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Global meta failure: what do we know and what is the likely cause?

Yesterday's global metadata outage appears to have taken down the company's entire network, leaving users unable to access Facebook, Messenger, Instagram , Threads and Quest headsets.

The outage lasted between one and two hours for most users, and while everything now appears to be back to normal, questions are naturally being asked about what went wrong and #8230;

The company remained silent, simply acknowledging the failure and apologizing for the inconvenience.

Earlier today, due to a technical issue, people were having difficulty accessing some of our services. We have resolved the issue as quickly as possible for everyone affected and apologize for any inconvenience this may cause.

Almost certainly not a wider problem

There has been speculation that the problem could be wider, and Meta is not the only company affected.

Cybersecurity expert Matthew Green said the glitch appeared to be beyond Meta. “A number of services are having issues with at least parts of their systems, particularly the ability to log into websites,” he said. said Green, an assistant professor of computer science and a member of the Information Security Institute at Johns Hopkins University. “This may indicate a common cause, such as a failure at a major cloud service provider.”

However, given the fact that the Meta failure appears to have been a complete failure at no other platform has not experienced problems of the same magnitude, this seems unlikely. Much more limited problems reported by other services may be related to damage to submarine cables in the Red Sea.

Damage to submarine cables in the Red Sea disrupts telecommunications . networks and forcing providers to redirect up to a quarter of traffic between Asia, Europe and the Middle East, including Internet traffic.

Such a routing change would put a strain on other parts of the Internet.

Cyber ​​Attack Possible, but Unlikely

It was also inevitable that the Meta might have been subject to a cyber attack, especially on Super Tuesday, when the largest number of US states hold their presidential primary elections.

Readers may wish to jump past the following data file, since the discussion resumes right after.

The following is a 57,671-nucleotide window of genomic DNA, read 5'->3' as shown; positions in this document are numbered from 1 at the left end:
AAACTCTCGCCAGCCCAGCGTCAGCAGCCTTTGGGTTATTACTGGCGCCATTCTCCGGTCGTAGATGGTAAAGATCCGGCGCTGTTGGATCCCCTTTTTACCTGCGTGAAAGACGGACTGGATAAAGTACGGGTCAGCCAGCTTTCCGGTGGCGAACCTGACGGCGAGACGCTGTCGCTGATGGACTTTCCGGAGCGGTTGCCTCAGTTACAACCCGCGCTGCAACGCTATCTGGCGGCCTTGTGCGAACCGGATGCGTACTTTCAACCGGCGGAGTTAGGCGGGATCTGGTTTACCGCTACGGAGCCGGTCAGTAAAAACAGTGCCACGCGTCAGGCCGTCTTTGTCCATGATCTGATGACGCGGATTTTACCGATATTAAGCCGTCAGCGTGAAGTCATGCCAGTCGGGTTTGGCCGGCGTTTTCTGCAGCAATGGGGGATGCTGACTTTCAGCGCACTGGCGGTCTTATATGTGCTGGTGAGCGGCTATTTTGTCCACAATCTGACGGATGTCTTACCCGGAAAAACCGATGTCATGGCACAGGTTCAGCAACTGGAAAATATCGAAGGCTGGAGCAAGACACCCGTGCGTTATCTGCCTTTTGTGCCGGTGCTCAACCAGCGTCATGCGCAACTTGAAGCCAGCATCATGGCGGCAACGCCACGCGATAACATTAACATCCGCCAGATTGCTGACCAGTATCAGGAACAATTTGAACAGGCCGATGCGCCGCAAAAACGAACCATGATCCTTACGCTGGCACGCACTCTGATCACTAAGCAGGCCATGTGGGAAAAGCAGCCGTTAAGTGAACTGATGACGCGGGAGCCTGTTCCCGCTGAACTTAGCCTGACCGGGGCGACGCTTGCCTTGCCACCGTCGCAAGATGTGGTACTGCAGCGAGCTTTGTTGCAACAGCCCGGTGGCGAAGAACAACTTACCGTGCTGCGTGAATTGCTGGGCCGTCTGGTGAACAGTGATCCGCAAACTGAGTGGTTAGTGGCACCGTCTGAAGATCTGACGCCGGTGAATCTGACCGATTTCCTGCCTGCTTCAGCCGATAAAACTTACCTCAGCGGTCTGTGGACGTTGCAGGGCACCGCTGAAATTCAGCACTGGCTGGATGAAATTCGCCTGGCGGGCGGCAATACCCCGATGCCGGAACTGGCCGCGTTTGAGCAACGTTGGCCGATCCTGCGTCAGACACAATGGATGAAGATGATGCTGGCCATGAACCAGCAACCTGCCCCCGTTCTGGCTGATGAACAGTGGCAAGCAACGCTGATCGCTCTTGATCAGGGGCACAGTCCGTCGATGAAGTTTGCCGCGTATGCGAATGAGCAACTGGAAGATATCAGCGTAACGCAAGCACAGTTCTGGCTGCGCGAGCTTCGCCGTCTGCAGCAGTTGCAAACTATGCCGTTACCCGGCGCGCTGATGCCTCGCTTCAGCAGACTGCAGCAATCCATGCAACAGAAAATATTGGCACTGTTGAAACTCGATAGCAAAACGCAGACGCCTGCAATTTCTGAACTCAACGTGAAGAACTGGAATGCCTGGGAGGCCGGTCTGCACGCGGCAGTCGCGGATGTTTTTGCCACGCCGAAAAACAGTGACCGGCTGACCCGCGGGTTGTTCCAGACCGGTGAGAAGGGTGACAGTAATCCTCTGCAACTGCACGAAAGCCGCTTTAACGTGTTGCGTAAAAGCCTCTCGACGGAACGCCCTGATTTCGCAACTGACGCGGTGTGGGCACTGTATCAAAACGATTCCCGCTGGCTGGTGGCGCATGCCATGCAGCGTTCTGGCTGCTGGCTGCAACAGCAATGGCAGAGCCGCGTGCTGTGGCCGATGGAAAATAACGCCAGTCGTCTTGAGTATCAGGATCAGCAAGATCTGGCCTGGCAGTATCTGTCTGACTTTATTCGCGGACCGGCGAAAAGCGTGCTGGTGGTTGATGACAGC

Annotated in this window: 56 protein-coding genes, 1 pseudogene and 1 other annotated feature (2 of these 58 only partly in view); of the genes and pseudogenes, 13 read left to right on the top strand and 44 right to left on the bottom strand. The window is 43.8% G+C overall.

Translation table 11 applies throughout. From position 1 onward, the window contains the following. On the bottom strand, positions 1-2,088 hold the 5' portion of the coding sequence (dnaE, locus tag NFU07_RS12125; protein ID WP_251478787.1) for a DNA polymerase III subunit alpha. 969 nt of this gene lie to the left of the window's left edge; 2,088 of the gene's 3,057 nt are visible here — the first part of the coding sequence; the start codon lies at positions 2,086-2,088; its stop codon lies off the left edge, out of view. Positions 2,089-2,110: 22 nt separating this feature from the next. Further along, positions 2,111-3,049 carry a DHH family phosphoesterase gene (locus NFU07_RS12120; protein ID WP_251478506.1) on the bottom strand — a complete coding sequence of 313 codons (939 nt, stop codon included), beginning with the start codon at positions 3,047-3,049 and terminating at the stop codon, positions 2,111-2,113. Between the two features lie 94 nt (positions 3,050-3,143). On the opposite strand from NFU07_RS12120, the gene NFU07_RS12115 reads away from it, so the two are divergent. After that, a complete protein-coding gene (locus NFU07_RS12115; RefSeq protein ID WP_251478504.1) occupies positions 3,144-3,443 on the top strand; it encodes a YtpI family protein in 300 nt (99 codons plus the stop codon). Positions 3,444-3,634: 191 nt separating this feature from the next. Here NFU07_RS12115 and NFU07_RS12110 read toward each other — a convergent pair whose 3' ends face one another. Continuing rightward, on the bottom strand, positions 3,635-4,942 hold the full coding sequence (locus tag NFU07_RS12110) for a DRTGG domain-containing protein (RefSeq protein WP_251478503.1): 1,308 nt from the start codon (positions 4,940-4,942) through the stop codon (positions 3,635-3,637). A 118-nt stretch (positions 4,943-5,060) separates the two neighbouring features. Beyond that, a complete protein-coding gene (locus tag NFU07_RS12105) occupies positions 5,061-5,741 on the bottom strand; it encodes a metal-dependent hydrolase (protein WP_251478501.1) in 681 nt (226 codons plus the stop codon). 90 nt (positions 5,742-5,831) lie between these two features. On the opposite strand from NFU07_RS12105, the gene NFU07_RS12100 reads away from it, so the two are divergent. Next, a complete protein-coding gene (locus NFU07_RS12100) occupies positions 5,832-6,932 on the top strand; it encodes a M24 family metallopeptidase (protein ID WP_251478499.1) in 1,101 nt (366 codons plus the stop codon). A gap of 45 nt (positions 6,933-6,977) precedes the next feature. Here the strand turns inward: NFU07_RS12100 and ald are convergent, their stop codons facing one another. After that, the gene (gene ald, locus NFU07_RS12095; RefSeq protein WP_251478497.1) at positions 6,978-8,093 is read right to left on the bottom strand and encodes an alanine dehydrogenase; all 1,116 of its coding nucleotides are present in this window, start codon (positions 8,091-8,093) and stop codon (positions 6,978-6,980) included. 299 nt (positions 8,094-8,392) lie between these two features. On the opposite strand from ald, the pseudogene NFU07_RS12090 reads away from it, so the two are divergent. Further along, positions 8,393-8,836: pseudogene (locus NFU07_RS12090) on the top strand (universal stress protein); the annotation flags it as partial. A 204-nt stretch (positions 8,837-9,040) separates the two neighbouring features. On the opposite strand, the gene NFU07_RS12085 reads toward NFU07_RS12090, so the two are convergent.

However, , while security experts say it can't be ruled out, the U.S. Cybersecurity and Infrastructure Security Agency says it considers it unlikely.

At a press briefing yesterday, What regarding election security, CISA said it was “aware of the incident and its global scope,” adding that malicious cyber activity was not likely involved.

“We are aware of the incident and are not currently aware of any specific connection to the election or any specific malicious cyber activity related to the power outage,” the US agency said.

Some groups have claimed responsibility for the attack, but usually organizations make unsubstantiated claims hoping to draw attention to their cause.

Most likely a repeat of 2021

The most likely explanation is that this was actually a repeat of what happened back in 2021: a mistake made by someone at Meta .

In this case, it was an error that occurred, ironically, while engineers were checking the availability of network bandwidth.

In During one of these scheduled maintenance activities, a command was issued with the intention of assessing the availability of the global backbone network, which inadvertently disabled all connections on our backbone network, effectively shutting down Facebook's data centers around the world. Our systems are designed to audit commands like these to prevent errors like this, but a bug in this audit tool did not stop the command as expected.

This change resulted in our server's connections between our data being completely disabled. centers and the Internet.

Although the exact cause may be different this time (one would have to hope this particular mistake doesn't happen again!), all signs point to another internal error of the same general nature.

Photo by Kelly Sikkema on Unsplash

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